Open Source Documentation
Documentation as low hanging fruit
I lean towards the view that “even bad documentation is better than no documentation.” The number of times I find an open-source project I want to use and it has no documentation is unfortunately high. Anyone for whom the complexity of your project is beyond their technical capabilities is likely just to give up and find an alternative.
Good documentation makes your project approachable, and writing documentation is often an easy way for contributors to approach your project. Documentation contributions are often open to engineers of all experience levels and folks in other disciplines and domains adjacent to engineering: product managers, designers, tech writers, QA, etc.
So make contributing to documentation transparent and straightforward.
The bare minimum
Before you start planning growing your project’s documentation, there is a bare minimum you’re going to need to bootstrap your documentation: a README file. A good README looks broadly like this:
- Description of what your project does. A few sentences are optimal. If applicable, a diagram or screen shot is fantastic.
- Instructions for installation.
- Usage, screen shots, and diagrams are fantastic here too.
- Explanation of configuration or API.
- Links to other documentation and references.
- Community and contributing guidelines and direction. Tell people how they can help, for example, by writing documentation and places where they can interact with your community.
- Copyright, contacts, and license.
Tell the people what you need
Start with creating a series of issues for each documentation element you’d like to generate. Need tutorials? Create an issue in your issue tracker (GitHub and GitLab have trackers, or you can use other tools) for each tutorial laying out the user story for that tutorial.
You can do the same every other element of documentation you require. If you’re unsure what you’ll need, then check out the documentation of open source projects you use that have documentation that engages you.
Give people space
Next, create a rough structure of the project’s documentation using the many tools that statically generate websites. Some documentation-centric examples include:
Or you can use any static page generation framework with which you have experience. Most of these tools have templates and theme capabilities that allow you to adopt or adapt an existing design as a shortcut.
You can create a website for your documentation with these tools and then host it. If you use either GitHub or GitLab, they both have Pages products that allow you to host a website for your documentation, or some tools, like ReadTheDocs, incorporate hosting into their solutions.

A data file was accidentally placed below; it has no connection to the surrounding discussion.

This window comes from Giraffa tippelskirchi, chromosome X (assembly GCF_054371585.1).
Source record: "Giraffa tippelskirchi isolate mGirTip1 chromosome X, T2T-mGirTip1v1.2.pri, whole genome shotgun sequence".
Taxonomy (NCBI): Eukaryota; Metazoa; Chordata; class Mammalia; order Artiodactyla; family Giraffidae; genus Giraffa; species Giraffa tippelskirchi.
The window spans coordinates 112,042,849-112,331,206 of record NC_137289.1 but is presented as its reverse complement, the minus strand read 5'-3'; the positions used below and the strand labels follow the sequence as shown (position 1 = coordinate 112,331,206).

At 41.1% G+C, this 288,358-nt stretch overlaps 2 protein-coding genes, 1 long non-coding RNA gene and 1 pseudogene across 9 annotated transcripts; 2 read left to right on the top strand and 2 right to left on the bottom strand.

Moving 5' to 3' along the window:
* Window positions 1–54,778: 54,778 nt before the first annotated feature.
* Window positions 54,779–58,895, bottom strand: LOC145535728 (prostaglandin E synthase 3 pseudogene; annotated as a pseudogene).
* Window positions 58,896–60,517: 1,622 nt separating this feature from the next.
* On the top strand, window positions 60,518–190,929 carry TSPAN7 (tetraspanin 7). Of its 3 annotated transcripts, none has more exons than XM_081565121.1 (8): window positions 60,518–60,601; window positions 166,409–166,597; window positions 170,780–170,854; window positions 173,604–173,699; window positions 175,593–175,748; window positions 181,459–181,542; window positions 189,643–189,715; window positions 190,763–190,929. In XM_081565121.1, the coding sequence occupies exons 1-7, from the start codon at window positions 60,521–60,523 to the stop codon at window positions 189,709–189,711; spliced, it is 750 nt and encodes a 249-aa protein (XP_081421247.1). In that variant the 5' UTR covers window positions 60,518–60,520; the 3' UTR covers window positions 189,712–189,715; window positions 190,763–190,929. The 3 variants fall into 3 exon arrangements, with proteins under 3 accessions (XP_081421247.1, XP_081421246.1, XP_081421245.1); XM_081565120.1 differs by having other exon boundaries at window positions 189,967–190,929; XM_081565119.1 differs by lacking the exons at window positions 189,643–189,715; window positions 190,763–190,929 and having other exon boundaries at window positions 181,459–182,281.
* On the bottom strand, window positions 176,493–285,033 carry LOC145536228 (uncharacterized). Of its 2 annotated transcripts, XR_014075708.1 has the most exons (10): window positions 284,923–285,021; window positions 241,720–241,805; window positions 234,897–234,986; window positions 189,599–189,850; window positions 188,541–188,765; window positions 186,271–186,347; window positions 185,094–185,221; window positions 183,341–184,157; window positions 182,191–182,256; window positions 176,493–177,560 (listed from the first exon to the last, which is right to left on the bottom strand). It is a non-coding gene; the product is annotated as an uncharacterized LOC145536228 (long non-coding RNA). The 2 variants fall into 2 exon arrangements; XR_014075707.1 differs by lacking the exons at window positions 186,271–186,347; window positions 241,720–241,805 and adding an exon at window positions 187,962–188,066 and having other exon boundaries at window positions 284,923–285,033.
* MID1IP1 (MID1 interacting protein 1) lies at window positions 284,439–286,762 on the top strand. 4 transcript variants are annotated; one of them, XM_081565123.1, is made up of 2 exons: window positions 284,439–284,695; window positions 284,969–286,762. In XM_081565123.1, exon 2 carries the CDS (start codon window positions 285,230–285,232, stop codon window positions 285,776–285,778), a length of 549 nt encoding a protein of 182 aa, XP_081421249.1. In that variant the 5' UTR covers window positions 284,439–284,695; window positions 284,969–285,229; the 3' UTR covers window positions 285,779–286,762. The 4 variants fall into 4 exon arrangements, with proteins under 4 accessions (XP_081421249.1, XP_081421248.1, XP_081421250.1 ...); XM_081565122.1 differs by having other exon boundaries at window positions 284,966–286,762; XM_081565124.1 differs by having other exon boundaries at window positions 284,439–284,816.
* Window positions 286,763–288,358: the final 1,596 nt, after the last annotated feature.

Map the journey
Map out a table of contents in your statically generated website, using the proposed documentation issues you’ve created as a basis. Create empty template pages for those issues, containing the user story and a link back to the related issue. Now, as each issue is tackled, you’ll be replacing an empty page with the relevant documentation. This also reduces the cognitive overhead for contributors about where to put any new documentation they create but doesn’t preclude them from adding new pages or rearranging the structure.
Edit, merge, deploy, rinse, repeat
Often documentation contributions require less oversight than code contributions; they’re a lot less likely to break your project. They also don’t always need deep knowledge of coding or even the project’s code base. Anyone with experience using the project can provide feedback, edit, or merge documentation submissions. In the vein of “bad docs over no docs,” merging early and iterating is a great way to get a good update tempo going. If an existing document explains something about your project, someone can use that to get started. If they run into problems, fixing the docs is an easy first contribution to your project. One of the advantages of statically generated websites is that regenerating them is easy. This regeneration can be automated using a CI/CD tool, available for free on both GitHub and GitLab.
Making it easy
So know you have the basis for building excellent documentation. Your new README contains contribution guidelines pointing people towards how to help. Your issue tracker contains a list of the documentation you need. You have a structure to insert the documentation into, a framework to generate the website and the means to deploy it. All are making it easier for new community members to contribute to your project.